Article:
Third Culture Kids: Love, Loss And Learning When You’re Culturally In Between

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Kung-fu Hillbilly
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Third Culture Kids: Love, Loss And Learning When You’re Culturally In Between

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BY Steph Koyfman
Apr 3, 2019

When you’re not exactly a member of your parents’ culture (but not exactly a member of the local culture where you live), your relationship to yourself — and to the entire world — is different.

On one hand, this cultural fluidity makes third culture kids extremely adaptable and capable of accommodating multiple world views. Their own perspectives on the world are often a blend of multiple sets of cultural values and philosophies, and many of them have a sharply cultivated sense of independence, social intelligence and resilience.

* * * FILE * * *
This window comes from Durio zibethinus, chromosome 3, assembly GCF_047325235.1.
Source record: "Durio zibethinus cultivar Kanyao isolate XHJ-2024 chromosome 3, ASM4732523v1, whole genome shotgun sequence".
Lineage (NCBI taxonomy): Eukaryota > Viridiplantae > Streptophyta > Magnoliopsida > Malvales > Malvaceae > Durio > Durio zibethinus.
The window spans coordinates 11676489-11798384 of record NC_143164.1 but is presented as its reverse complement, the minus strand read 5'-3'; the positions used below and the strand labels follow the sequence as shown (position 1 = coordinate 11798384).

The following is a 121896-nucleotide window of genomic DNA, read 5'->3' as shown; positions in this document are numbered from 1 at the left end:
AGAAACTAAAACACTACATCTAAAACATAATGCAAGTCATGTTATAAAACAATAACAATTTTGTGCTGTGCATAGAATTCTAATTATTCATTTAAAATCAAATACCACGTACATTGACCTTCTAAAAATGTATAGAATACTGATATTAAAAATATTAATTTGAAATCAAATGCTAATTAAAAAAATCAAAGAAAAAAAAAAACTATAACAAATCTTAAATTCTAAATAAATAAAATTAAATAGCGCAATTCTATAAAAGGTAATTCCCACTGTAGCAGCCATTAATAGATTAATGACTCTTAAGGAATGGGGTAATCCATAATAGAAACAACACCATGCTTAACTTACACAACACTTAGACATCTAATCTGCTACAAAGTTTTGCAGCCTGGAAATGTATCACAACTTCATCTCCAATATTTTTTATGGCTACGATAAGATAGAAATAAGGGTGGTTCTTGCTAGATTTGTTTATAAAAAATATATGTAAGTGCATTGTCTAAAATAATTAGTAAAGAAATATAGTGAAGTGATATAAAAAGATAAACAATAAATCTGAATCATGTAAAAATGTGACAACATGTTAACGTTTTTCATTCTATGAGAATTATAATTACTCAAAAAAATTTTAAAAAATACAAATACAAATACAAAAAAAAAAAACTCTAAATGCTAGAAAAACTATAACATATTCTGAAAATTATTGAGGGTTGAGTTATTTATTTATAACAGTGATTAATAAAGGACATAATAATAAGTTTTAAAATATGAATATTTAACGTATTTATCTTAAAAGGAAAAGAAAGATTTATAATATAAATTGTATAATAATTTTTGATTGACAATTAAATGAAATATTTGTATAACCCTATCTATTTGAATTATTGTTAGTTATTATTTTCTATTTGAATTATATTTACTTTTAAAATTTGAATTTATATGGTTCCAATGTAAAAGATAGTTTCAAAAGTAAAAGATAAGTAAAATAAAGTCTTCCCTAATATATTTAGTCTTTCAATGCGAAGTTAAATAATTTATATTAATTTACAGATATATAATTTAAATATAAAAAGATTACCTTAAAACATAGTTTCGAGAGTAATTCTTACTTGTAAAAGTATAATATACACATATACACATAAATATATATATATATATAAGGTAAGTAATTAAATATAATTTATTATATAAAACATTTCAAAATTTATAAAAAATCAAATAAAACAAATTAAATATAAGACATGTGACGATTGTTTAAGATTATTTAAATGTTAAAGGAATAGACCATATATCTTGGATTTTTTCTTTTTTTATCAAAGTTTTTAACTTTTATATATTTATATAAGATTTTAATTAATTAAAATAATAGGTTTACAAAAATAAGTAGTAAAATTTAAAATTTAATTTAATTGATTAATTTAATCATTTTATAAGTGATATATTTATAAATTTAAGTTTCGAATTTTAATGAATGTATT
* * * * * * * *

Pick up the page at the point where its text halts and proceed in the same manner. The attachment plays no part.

But the psychological implications of being a third culture kid also often involve a sense of rootlessness and an absence of true belonging. For some, making long-term plans can feel like a foreign concept after a childhood spent being uprooted every couple of years. Frequent small goodbyes added up over time often amount to a big sense of unresolved loss, which is even harder to pin down when you consider that the sadness is caused by a sense of home that they could never fully claim.

With so many stitched-together identities scattered around the globe, does it follow, then, that third culture kids also have different personalities in different places?

“TCKs often subconsciously mimic speech and behavioral patterns when engaging with others,” she said. “It’s called the chameleon effect, and it looks like they’re absorbing personalities.

The idea that seeing the world is going from place to place to look at obvious things is an illusion natural to dull minds.
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